TEA & TWO SLICES: On Raising The Red Gate And Surrey Like You’ve Never Seen It
by Sean Orr | Take a chill pill, says Costco shopper over cross-border kerfuffle. We need a price check on melatonin at Checkout 4! Too late, the Canadians bought all of them up.
Bad dog, here’s a treat: Mountie dodges discipline after punching man. Or as the young Latino said to the cops after being ‘randomly’ searched on East Hastings, “You’re the real gang.”
Perpetuating regional stereotypes is our specialty: Surrey like you’ve never seen it. Oh wow, look at that! All the crack shacks are gone and all the sprawling, identical subdivisions have magically disappeared! The kilometres and kilometres of plazas along King George Highway are now tasteful boutique retail outlets!
Speaking of tasteful boutique retail outlets: Whose new Vancouver? What’s at stake with gentrification in the Downtown Eastside. “Vancouver has a new curse word”, and it’s ‘gentrification’. It’s hardly new, and there is absolutely nothing qualitative about it. Just like the words ‘economy’ and ‘environment’, ‘gentrification’ now comes pre-loaded with emotional connotations entirely dependent on the speaker’s personal views. Quite simply, the word needs to have a qualifier; words like ‘responsible, ‘unchecked’, ‘soft’, and ‘structural’. We long ago employed a sort of ‘historical’ gentrification to prevent wholesale urban renewal in Gastown. Its next wave of gentrification – that of smaller boutique retail outlets designed to serve locals and not tourists – occured in the 90′s. Now some people see Woodwards as responsible for the third wave that is upon us now. “The tension between longstanding residents and a growing middle class presence seems to be an inevitable process in any growing city, particularly a city with property values as high as Vancouver’s.” It’s partly a consequence of the physical geography of our little peninsula and partly due to historical factors like the original real estate deal that created Vancouver out of the Granville Townsite. There has always existed a narrative of dualities: Sea/sky, east/west, rich/poor, with Gastown and the DTES being the epicentre of it all. Get used to it.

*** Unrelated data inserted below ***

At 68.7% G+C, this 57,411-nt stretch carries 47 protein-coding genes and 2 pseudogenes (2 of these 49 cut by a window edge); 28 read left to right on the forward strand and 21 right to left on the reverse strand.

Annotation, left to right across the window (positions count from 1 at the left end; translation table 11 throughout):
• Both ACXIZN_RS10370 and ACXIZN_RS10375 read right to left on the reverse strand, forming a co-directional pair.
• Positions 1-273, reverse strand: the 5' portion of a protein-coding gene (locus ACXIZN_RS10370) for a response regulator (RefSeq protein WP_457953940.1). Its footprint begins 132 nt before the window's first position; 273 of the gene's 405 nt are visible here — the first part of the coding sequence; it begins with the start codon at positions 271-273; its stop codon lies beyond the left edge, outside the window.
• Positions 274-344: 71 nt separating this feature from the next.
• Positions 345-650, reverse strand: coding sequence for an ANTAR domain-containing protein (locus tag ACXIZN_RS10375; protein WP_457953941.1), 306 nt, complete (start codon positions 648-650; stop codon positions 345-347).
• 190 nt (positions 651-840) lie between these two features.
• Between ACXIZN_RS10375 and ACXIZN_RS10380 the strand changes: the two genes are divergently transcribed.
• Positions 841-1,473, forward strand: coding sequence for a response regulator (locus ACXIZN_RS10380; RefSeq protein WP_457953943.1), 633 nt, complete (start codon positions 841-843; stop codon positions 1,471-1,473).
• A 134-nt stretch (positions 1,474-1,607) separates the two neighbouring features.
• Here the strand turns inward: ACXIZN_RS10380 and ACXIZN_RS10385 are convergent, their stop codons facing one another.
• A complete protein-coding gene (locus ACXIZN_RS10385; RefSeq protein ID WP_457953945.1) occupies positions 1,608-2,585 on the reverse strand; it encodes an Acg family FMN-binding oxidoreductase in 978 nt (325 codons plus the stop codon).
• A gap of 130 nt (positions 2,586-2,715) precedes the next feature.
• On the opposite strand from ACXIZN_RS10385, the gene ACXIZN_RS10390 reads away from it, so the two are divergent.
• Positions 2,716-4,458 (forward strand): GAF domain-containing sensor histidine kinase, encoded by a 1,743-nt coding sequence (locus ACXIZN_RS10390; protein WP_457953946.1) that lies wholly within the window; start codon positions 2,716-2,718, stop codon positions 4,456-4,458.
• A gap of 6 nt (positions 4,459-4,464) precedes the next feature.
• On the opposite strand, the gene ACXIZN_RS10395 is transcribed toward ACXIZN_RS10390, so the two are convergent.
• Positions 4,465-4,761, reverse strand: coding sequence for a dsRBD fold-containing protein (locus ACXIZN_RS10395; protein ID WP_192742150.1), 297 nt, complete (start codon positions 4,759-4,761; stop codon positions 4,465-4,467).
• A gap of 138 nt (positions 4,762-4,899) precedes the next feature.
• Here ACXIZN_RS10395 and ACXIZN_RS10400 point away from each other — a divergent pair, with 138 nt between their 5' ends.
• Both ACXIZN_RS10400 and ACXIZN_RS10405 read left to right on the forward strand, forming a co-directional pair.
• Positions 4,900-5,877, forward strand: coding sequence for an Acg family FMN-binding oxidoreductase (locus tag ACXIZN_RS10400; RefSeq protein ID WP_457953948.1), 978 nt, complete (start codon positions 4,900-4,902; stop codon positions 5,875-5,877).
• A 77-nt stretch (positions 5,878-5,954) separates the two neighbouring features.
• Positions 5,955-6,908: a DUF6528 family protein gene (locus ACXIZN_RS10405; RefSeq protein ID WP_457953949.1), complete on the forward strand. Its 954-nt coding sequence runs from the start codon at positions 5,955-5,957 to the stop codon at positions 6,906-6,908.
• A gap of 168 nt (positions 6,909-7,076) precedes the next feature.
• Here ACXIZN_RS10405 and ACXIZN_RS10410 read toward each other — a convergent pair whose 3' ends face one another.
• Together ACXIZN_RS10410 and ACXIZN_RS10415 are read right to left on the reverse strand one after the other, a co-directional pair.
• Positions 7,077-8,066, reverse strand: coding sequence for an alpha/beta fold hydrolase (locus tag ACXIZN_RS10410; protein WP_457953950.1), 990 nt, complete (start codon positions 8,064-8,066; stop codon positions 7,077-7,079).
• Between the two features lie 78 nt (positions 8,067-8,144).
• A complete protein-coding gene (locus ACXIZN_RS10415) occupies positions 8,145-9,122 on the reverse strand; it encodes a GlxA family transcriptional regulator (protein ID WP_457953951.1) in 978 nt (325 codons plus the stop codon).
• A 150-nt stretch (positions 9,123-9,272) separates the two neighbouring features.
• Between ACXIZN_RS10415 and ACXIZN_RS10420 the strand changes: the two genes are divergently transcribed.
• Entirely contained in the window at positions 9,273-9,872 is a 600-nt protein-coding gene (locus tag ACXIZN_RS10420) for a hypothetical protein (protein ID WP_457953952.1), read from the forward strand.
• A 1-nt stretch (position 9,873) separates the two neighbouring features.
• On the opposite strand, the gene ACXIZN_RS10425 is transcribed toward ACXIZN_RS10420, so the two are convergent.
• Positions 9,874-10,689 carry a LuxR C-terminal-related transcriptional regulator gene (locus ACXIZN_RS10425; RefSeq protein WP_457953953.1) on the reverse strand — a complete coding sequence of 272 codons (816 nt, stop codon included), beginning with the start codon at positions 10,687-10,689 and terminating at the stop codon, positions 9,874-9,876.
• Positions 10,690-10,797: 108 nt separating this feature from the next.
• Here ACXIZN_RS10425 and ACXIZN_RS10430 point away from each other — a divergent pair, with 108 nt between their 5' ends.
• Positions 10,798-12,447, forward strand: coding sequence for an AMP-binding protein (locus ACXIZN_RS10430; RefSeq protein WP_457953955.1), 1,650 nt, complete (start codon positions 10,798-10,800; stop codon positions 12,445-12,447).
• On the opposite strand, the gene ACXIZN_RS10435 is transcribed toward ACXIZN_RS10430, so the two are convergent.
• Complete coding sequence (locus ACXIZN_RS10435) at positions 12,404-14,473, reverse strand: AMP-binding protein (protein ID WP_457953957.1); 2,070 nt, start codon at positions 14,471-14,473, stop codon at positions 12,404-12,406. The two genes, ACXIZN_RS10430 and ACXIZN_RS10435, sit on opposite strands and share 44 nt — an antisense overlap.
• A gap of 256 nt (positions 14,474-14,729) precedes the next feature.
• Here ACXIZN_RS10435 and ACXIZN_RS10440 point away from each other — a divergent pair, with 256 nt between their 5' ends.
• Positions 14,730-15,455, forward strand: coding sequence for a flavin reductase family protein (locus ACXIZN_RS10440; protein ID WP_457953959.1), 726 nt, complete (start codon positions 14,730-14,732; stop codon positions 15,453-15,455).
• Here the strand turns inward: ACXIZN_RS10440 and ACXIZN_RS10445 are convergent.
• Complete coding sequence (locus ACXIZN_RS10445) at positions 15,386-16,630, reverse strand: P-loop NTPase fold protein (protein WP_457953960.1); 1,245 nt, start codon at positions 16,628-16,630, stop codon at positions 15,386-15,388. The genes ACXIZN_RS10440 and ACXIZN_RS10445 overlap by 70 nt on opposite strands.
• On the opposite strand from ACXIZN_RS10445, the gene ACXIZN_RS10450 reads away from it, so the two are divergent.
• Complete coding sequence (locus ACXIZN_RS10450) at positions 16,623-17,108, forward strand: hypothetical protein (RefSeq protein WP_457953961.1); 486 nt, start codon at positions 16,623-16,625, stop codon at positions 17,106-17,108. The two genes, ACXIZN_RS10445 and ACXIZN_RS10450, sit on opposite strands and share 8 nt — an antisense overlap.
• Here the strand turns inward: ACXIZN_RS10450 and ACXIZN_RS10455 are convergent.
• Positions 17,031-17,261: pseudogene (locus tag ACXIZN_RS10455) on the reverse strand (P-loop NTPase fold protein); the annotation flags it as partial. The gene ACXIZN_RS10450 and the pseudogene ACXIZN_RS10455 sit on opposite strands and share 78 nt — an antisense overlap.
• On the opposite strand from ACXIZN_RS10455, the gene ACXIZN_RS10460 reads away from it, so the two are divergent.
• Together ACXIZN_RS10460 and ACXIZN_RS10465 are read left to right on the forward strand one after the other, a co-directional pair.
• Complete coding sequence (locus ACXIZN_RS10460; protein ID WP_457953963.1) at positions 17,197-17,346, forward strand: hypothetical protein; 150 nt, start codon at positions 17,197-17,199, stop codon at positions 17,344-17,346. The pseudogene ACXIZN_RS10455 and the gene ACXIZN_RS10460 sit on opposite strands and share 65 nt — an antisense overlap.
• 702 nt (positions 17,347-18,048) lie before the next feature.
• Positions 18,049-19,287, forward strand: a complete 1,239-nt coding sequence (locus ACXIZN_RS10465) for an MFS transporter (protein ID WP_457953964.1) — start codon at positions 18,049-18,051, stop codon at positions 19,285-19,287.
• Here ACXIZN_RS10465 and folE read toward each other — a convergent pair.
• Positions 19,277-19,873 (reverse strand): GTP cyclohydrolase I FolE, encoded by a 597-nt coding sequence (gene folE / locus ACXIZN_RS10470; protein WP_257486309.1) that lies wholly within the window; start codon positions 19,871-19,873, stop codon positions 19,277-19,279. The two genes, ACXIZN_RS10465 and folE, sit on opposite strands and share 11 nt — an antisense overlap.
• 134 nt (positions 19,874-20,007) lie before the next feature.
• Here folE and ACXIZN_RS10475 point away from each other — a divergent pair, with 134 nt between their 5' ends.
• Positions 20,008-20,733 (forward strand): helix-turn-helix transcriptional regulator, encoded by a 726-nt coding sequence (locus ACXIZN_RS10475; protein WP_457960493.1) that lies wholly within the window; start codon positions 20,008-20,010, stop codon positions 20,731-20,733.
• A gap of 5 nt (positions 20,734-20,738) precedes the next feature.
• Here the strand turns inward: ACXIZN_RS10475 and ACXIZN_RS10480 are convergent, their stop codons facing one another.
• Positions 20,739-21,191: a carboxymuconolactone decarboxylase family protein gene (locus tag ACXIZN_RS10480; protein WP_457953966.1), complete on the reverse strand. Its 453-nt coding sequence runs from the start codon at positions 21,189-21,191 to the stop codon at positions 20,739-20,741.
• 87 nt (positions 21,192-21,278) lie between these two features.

We built this city: Sticker campaign targets ‘racist’ B.C. lieutenant-governor. Didn’t Denman murder a bunch of Nootka? And of course all those streets named after the CPR will have to go, too, because of their treatment of Chinese workers.
Expect more cruelty: A Brief History of British Columbia. Have we posted this before? I don’t care. It fits perfectly.
Bonus: Raise the Red Gate!